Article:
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|Title:||Increased genetic gains in sheep, beef and dairy breeding programs from using female reproductive technologies combined with optimal contribution selection and genomic breeding values||Contributor(s):||Granleese, Tom (author); Clark, Sam A (author) ; Swan, Andrew (author); Van Der Werf, Julius H (author)||Publication Date:||2015||Open Access:||Yes||DOI:||10.1186/s12711-015-0151-3||Handle Link:||https://hdl.handle.net/1959.11/19472||Abstract:||'Background': Female reproductive technologies such as multiple ovulation and embryo transfer (MOET) and juvenile in vitro embryo production and embryo transfer (JIVET) can boost rates of genetic gain but they can also increase rates of inbreeding. Inbreeding can be managed using the principles of optimal contribution selection (OCS), which maximizes genetic gain while placing a penalty on the rate of inbreeding. We evaluated the potential benefits and synergies that exist between genomic selection (GS) and reproductive technologies under OCS for sheep and cattle breeding programs. 'Methods': Various breeding program scenarios were simulated stochastically including: (1) a sheep breeding program for the selection of a single trait that could be measured either early or late in life; (2) a beef breeding program with an early or late trait; and (3) a dairy breeding program with a sex limited trait. OCS was applied using a range of penalties (severe to no penalty) on co-ancestry of selection candidates, with the possibility of using multiple ovulation and embryo transfer (MOET) and/or juvenile in vitro embryo production and embryo transfer (JIVET) for females. Each breeding program was simulated with and without genomic selection. 'Results': All breeding programs could be penalized to result in an inbreeding rate of 1 % increase per generation. The addition of MOET to artificial insemination or natural breeding (AI/N), without the use of GS yielded an extra 25 to 60 % genetic gain. The further addition of JIVET did not yield an extra genetic gain. When GS was used, MOET and MOET + JIVET programs increased rates of genetic gain by 38 to 76 % and 51 to 81 % compared to AI/N, respectively. 'Conclusions': Large increases in genetic gain were found across species when female reproductive technologies combined with genomic selection were applied and inbreeding was managed, especially for breeding programs that focus on the selection of traits measured late in life or that are sex-limited. Optimal contribution selection was an effective tool to optimally allocate different combinations of reproductive technologies. Applying a range of penalties to co-ancestry of selection candidates allows a comprehensive exploration of the inbreeding vs. genetic gain space.||Publication Type:||Journal Article||Source of Publication:||Genetics Selection Evolution, v.47, p. 1-13||Publisher:||BioMed Central Ltd||Place of Publication:||London, United Kingdom||ISSN:||1297-9686||Field of Research (FOR):||070201 Animal Breeding||Peer Reviewed:||Yes||HERDC Category Description:||C1 Refereed Article in a Scholarly Journal||Statistics to Oct 2018:||Visitors: 74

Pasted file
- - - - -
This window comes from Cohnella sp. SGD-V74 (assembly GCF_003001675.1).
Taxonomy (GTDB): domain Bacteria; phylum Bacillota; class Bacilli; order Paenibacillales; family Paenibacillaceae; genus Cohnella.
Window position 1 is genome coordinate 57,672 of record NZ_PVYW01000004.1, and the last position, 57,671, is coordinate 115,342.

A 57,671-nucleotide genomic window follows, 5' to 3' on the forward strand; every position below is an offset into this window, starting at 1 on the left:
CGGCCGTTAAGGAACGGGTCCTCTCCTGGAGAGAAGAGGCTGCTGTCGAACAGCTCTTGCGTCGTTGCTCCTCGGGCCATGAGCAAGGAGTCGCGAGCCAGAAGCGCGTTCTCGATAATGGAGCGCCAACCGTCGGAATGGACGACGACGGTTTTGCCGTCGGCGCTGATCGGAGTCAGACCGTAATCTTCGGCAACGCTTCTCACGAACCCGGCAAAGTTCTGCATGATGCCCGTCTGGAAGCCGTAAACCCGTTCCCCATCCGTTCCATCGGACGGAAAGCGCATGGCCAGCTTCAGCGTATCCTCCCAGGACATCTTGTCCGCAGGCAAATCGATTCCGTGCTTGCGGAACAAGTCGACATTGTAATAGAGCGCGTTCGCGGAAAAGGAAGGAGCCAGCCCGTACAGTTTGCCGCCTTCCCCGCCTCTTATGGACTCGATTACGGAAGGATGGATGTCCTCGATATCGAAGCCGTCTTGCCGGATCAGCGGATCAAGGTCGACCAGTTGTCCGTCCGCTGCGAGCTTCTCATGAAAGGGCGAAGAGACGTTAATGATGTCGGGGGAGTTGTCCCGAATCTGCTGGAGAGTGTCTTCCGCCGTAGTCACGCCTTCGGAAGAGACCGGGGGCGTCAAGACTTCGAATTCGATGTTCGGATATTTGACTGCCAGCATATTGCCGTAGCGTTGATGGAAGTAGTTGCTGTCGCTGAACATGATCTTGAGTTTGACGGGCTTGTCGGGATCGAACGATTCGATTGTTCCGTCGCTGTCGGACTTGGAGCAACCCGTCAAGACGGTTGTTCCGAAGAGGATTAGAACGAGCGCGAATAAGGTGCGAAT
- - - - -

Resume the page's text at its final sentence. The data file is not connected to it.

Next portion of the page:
|Appears in Collections:||Animal Genetics and Breeding Unit (AGBU)|
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